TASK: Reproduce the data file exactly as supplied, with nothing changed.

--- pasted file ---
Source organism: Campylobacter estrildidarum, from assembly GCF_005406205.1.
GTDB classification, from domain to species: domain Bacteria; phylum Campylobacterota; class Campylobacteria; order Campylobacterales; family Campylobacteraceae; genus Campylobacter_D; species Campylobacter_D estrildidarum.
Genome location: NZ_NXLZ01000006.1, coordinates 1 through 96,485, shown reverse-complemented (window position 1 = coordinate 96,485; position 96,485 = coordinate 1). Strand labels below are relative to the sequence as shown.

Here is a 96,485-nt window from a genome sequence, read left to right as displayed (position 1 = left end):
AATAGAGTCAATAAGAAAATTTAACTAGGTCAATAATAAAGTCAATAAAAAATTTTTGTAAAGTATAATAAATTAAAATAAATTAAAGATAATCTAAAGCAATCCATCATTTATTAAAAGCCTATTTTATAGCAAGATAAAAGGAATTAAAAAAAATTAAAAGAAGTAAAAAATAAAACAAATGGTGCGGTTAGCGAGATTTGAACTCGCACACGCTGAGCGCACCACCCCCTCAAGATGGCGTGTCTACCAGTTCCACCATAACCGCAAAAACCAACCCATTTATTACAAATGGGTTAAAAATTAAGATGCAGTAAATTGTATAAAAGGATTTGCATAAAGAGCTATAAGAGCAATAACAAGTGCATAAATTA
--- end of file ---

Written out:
Source organism: Campylobacter estrildidarum, from assembly GCF_005406205.1.
GTDB classification, from domain to species: domain Bacteria; phylum Campylobacterota; class Campylobacteria; order Campylobacterales; family Campylobacteraceae; genus Campylobacter_D; species Campylobacter_D estrildidarum.
Genome location: NZ_NXLZ01000006.1, coordinates 1 through 96,485, shown reverse-complemented (window position 1 = coordinate 96,485; position 96,485 = coordinate 1). Strand labels below are relative to the sequence as shown.

Here is a 96,485-nt window from a genome sequence, read left to right as displayed (position 1 = left end):
AATAGAGTCAATAAGAAAATTTAACTAGGTCAATAATAAAGTCAATAAAAAATTTTTGTAAAGTATAATAAATTAAAATAAATTAAAGATAATCTAAAGCAATCCATCATTTATTAAAAGCCTATTTTATAGCAAGATAAAAGGAATTAAAAAAAATTAAAAGAAGTAAAAAATAAAACAAATGGTGCGGTTAGCGAGATTTGAACTCGCACACGCTGAGCGCACCACCCCCTCAAGATGGCGTGTCTACCAGTTCCACCATAACCGCAAAAACCAACCCATTTATTACAAATGGGTTAAAAATTAAGATGCAGTAAATTGTATAAAAGGATTTGCATAAAGAGCTATAAGAGCAATAACAAGTGCATAAATTA